Conserving remaining young trees should be prioritised to facilitate the recovery of Hong Kong’s Incense tree from poaching

Nature Conservation

A young Incense tree planted at KFBG starts to flower and fruit

Photo credit: KFBG, High-resolution images, please download from:

A collaborative study led by Kadoorie Farm and Botanic Garden (KFBG) has proposed a conservation strategy to save Hong Kong’s Incense tree (Aquilaria sinensis), an iconic local tree species that is threatened by poaching. The research, also involving researchers from the University of Hong Kong (HKU) and Missouri Botanical Garden, was recently published in the journal Global Ecology and Conservation.

Conserving remaining young trees should be prioritised to facilitate the recovery of Hong Kong’s Incense tree from poaching

Poaching is a major threat to these trees in Hong Kong, and KFBG is working with the authorities, academics and other conservation organisations to help protect this endangered species.

“KFBG is concerned about the decline of this species in Hong Kong, and we are combining different approaches, including scientific research, ecological restoration and public education to help conserve this precious tree,” says Dr Stephan Gale, Head of KFBG’s Flora Conservation Department and a co-author of the study.

KFBG has been researching the ecology and genetic diversity of the Incense tree in a joint project with HKU since 2017. As a large number of the trees have been cut down in Hong Kong in recent years for the valuable agarwood they contain, understanding the genetic diversity – and thus the species’ evolutionary potential – of the remaining trees becomes critical for the conservation of this species.

Edwin Kwok, a KFBG-funded PhD student, surveyed over 1,000 trees in Hong Kong to produce a unique genetic fingerprint for every single plant.

“When I survey Incense trees in Hong Kong's country parks and fung shui woods, most of the remaining trees I find are young seedlings. I was wondering if these young trees contain similar genetic diversity as the larger, mature trees. For the first time, our data reveals that they do,” said Edwin, the study’s first author.

“We have developed a genetic database for both large and young trees of this species in Hong Kong. We hope this database can provide useful information for conservation and law enforcement,” says Dr Feng Yang, a conservation geneticist at KFBG and another co-author of the study.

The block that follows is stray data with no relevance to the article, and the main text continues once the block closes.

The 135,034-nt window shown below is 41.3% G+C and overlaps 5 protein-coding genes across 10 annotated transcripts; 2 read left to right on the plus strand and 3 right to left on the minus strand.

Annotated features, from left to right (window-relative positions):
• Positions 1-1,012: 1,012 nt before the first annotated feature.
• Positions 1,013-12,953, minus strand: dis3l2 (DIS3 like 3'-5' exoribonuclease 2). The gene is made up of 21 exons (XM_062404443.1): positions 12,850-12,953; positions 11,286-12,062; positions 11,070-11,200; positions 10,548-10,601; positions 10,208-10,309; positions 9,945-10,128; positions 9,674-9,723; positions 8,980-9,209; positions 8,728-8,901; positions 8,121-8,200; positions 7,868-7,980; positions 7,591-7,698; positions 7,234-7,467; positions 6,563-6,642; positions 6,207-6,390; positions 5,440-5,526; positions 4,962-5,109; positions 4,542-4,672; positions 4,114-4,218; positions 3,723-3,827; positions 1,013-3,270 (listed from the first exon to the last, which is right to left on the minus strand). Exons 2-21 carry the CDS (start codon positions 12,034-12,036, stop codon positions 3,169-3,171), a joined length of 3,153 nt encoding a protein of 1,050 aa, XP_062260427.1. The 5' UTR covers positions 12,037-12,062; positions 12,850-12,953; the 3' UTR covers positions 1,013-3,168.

As many large trees have been cut down, the remaining younger trees become all the more important in ensuring that the species remains resilient in the face of both ongoing attack by poachers and other increasingly frequent natural threats, such as outbreaks of pests and diseases, as well as climate change.

“We studied young trees that were planted at KFBG for ecological restoration purposes. We find this species grows quickly and can be productive when young, given proper management. They can start flowering within five years of planting, and trees that are just seven or eight years old can produce well over 100 seeds every year. It is important to understand the life history features and growing habits of this and other endangered species,” says Dr Huarong Zhang, KFBG’s senior conservation geneticist and the study’s corresponding author.

Conserving remaining young trees should be prioritised to facilitate the recovery of Hong Kong’s Incense tree from poaching

The resulting data shed light on the species’ capacity to survive the recent waves of poaching – and the action needed in order to protect this species from disappearing altogether in Hong Kong. “As this species means so much to the history, culture and ecology of Hong Kong, it would be tragic to see this species decline any further,” adds Dr Zhang. In addition to protecting the relatively few remaining larger trees, proper management for the remaining younger trees could facilitate the recovery of this species from poaching.

More information:

Kwok W, Zhang H, Yang F, Gale SW, Fischer GA, Saunders RMK: Life history traits associated with high fecundity help offset the worst genetic impacts of targeted poaching in Aquilaria sinensis. Global Ecology and Conservation 2024, 50:e02814.




About Kadoorie Farm and Botanic Garden (KFBG)

Kadoorie Farm and Botanic Garden (KFBG) is spread over 148 hectares of land on the northern slopes of Tai Mo Shan, Hong Kong's highest mountain, near the town of Tai Po. Formerly known as the Kadoorie Agricultural Aid Association (KAAA), established in 1956, it gradually transformed in the later period to focus on science-based species conservation and ecosystem restoration, and has become a precious conserved area where the public can experience and connect to nature. On the slopes, there are live animal display areas, theme gardens, terraced farms, and conservation and educational facilities. Through nature conservation, diverse and holistic education, and sustainable living projects, we try to harmonise our relationship with the environment and live sustainably with respect for each other and nature.